By Rajiv Khattar
Over the past six to eight weeks a few communications have been exchanged between various government organisations, which indicate that the Indian policy-makers could be moving towards a regime that mandates all TV sets sold in India should come with factory-fitted digital tuners capable of receiving public broadcaster Doordarshan’s free DTH service, FreeDish, without the need for any set-top boxes.
Prasar Bharati has written to the Bureau of Indian Standards (BIS) recently to make it mandatory that all the TV sets have a digital tuner to receive the DD FreeDish signals.
Pointing out that the pubcaster is phasing out analog services — a fact brought to the notice of Electronics and IT Minister by Minister of I&B Anurag Thakur in July — Prasar Bharati’s message to BIS was: “It is requested that BIS standard for built-in satellite tuner may be formulated in consultation with industry for replacement of the analog TV tuner with DVB-S/S2 compliant satellite tuner in all TV sets/LED/LCD display sets either being manufactured in the country or imported from other countries, to enable, reception of TV channels free of cost to the masses.”
DD’s parent Prasar Bharati seems to have taken a cue from regulator TRAI’s recommendations of April 2020 on the STB interoperability where it was recommended that MIB should move ahead with the interoperability for the DTH and cable TV boxes by implementing the USB CI+2.0 standards and implement a regime of having digital tuners in the STBs.
What the pubcaster is now doing is cherry picking the recommendations and trying to gain control of the TV sets — and subsequently the viewing habits, may be — by nudging the TV manufacturers, through BIS, to implement the requirement for digital tuners in television sets.
Considering what MIB Minister Thakur wrote to his counterpart in the Ministry of Electronics and IT, Ashwini Vaishnaw, on the need to have digital tuners in TV, it seems that the government is serious on the issue.
Pointing out that as closure of analog transmissions has made analog tuners redundant, Thakur urged Vaishnaw to explore mandating digital tuners in TV sets, capable of receiving DD FreeDish signals directly that would give every TV owner the access to FreeDish service at a minimum cost — a one-time small investment in just the dish antennae.
Thakur also gave the example of the UK where TV sets have built-in satellite tuners capable of receiving either Freesat or even Freesat HD channels without needing a separate set-top box. In short: all FTA channels are available to TV owners if a dish is bought and attached to the TV set.
If this happens in India, DD FreeDish — which anyway is giving tough competition to private sector pay DTH and cable TV, and boasts of in excess of 40 million subscribing homes (if industry estimates are to be believed) — will get a clear advantage over other services.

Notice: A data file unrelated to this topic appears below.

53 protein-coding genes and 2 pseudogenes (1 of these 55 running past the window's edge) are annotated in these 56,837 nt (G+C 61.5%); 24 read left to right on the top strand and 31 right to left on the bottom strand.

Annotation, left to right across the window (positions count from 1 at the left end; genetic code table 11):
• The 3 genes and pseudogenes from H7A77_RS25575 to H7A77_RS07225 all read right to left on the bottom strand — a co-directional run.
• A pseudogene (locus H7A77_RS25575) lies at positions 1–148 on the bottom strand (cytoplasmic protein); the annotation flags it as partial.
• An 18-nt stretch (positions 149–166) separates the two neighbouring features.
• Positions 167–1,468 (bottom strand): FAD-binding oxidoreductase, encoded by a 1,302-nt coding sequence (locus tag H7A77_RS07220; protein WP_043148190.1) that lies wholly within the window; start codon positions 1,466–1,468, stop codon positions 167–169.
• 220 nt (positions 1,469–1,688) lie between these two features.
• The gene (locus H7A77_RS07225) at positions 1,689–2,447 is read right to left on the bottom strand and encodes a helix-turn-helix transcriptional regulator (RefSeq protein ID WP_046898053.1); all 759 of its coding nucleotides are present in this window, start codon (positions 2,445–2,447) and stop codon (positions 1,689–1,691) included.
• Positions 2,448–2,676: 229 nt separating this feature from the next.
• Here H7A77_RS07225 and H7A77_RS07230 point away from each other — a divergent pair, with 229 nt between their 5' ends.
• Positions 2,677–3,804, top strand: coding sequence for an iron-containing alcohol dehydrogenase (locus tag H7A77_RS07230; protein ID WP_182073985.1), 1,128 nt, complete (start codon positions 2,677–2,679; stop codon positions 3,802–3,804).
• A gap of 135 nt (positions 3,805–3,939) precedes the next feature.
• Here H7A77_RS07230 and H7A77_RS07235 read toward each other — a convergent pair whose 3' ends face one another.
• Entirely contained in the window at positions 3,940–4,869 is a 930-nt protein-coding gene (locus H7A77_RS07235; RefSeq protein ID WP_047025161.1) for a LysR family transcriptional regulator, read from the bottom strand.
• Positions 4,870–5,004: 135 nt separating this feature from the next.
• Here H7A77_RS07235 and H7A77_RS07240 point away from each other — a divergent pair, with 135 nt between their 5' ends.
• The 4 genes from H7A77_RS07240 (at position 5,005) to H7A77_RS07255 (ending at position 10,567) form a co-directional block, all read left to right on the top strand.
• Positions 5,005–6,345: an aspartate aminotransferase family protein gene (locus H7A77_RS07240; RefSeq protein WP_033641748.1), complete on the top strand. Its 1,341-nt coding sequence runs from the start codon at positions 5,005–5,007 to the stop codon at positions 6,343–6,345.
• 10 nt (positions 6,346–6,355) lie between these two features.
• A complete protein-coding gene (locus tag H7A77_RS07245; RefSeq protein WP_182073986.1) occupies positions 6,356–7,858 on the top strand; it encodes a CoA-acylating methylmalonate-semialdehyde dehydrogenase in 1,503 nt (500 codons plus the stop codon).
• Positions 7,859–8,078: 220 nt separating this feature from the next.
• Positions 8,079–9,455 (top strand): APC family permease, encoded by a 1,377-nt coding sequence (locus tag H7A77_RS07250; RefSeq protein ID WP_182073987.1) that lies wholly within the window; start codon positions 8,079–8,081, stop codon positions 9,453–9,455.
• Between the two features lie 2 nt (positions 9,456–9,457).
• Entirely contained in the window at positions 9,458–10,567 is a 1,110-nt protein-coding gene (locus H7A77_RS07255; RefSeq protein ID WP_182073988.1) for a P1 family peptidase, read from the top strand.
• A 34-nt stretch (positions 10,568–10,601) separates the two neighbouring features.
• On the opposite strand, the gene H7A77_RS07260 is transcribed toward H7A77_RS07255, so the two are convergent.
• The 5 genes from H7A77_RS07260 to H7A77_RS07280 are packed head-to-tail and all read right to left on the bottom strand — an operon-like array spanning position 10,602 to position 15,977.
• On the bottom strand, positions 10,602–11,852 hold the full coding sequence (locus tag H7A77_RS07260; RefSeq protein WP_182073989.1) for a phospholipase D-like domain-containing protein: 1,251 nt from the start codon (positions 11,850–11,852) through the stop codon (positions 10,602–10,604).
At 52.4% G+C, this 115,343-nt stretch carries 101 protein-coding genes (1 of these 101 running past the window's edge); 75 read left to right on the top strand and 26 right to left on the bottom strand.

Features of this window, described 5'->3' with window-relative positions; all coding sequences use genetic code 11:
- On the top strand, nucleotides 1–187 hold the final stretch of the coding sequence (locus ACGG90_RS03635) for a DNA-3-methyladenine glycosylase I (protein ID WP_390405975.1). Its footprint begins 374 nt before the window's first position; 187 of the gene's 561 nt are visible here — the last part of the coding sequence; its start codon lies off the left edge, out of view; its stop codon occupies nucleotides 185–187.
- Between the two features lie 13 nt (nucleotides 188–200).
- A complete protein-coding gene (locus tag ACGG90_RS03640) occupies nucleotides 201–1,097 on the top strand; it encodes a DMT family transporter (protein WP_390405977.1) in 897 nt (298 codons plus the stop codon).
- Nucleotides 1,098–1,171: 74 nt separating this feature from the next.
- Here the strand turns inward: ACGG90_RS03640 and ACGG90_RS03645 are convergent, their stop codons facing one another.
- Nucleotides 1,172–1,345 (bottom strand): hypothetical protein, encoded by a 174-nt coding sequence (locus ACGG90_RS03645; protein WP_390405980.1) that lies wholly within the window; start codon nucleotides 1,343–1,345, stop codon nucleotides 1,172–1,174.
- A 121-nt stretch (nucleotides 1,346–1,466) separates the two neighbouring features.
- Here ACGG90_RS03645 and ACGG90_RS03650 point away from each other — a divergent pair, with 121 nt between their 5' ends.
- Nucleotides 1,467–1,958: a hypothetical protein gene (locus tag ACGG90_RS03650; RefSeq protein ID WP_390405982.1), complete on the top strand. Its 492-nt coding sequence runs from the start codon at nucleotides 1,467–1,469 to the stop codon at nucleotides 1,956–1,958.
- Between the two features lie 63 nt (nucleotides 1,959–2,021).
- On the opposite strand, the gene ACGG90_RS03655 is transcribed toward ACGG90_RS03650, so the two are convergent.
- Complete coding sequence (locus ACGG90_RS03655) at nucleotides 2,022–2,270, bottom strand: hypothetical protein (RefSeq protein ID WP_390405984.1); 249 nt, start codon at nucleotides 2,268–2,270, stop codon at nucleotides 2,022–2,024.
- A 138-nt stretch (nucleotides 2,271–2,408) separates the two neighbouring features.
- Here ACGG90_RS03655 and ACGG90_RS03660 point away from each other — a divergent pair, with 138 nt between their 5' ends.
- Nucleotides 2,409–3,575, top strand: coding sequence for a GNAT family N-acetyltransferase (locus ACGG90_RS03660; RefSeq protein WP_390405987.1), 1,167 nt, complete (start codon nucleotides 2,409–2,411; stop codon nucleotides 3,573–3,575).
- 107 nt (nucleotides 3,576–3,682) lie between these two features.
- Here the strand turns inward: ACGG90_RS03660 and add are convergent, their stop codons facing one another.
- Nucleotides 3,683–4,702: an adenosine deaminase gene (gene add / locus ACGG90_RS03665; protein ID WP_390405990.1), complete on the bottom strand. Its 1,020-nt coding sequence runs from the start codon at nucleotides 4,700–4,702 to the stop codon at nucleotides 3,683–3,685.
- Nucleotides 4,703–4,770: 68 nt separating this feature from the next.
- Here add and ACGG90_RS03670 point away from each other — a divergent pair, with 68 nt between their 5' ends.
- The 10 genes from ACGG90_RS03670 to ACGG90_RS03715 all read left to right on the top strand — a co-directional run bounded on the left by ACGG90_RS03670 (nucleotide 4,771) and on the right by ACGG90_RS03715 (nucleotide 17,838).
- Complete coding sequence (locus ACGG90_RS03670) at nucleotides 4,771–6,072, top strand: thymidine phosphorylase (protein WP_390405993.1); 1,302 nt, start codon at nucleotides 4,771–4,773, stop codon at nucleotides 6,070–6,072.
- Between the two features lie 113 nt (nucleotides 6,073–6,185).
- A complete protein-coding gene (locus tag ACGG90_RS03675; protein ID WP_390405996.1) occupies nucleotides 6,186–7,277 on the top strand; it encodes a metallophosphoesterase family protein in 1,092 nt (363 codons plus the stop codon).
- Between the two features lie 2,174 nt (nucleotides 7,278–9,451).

The MSOs, LCOs and DTH operators have been already losing sleep worrying about decrease in their subscriber numbers as viewers are moving to DD FreeDish, especially in smaller towns and rural areas. Several representations have been made to sector regulator TRAI by MSOs and DTH ops that openly hint that FreeDish is weaning away customers, leading to financial losses in the private sector.
Promoting and developing FreeDish is a laudable initiative, but should it come at the cost of the private sector that has invested millions of dollars and thousands of man-hours into building a M&E ecosystem?
It is also interesting the way in which partial TRAI recommendations have been cherry picked by the public broadcaster. Moreover, it is also not clear at this juncture whether MIB has accepted (or not) the regulator’s recommendations on STB interoperability. Any change in the recommendations ideally needs to be referred back to the TRAI.
Partial implementation of any regulatory recommendation has the potential of creating an imbalance in the trade as such a move could compel major broadcasters like ZEE, Sony, Disney Star, Viacom18 and Sun TV group to jostle for limited shelf space on FreeDish — a move these TV companies desisted from doing to have peace with other stakeholders, if the last carried-out FreeDish auction trends are any indication.
Moreover, implementation of the digital tuner mandate without giving an option of USB CI+2.0 slot in the TV sets will hurt the interest of the MSOs, HITS and DTH operators, and LCOs
MIB should immediately come out with its stand on the recommendations of the TRAI on interoperability of the set top boxes, give opportunity to the MSOs, DTH operators and cable operators to also use the real estate available in TV sets.
Currently, Europe is the fastest implementer of the USB CI+2.0 and it will be in the interest of India as this can cut down the imports of boxes, saving the nation nearly USD 400 million annually. It would also save considerable consumption of power as STBs need power to operate.
One hopes the government will take a holistic view on the whole issue before rushing in to mandate TV sets fitted with digital tuners, which has the potential of upsetting the current equilibrium in India’s burgeoning media and entertainment industry.
(Rajiv Khattar, the author, is a media industry veteran and a consultant, specializing in tech and satellite matters. His last assignment was as the South Asia head for a global satellite company, ABS. Before that he spent almost two decades with the Zee group in various leadership positions in Siti Cable [now Siti Networks] and Dish TV. In between, for a short while he also did a stint at Reliance Industries’ media unit. The views expressed are those of the author and Indianbroadcastingworld.com is not responsible for them, nor subscribes to them.)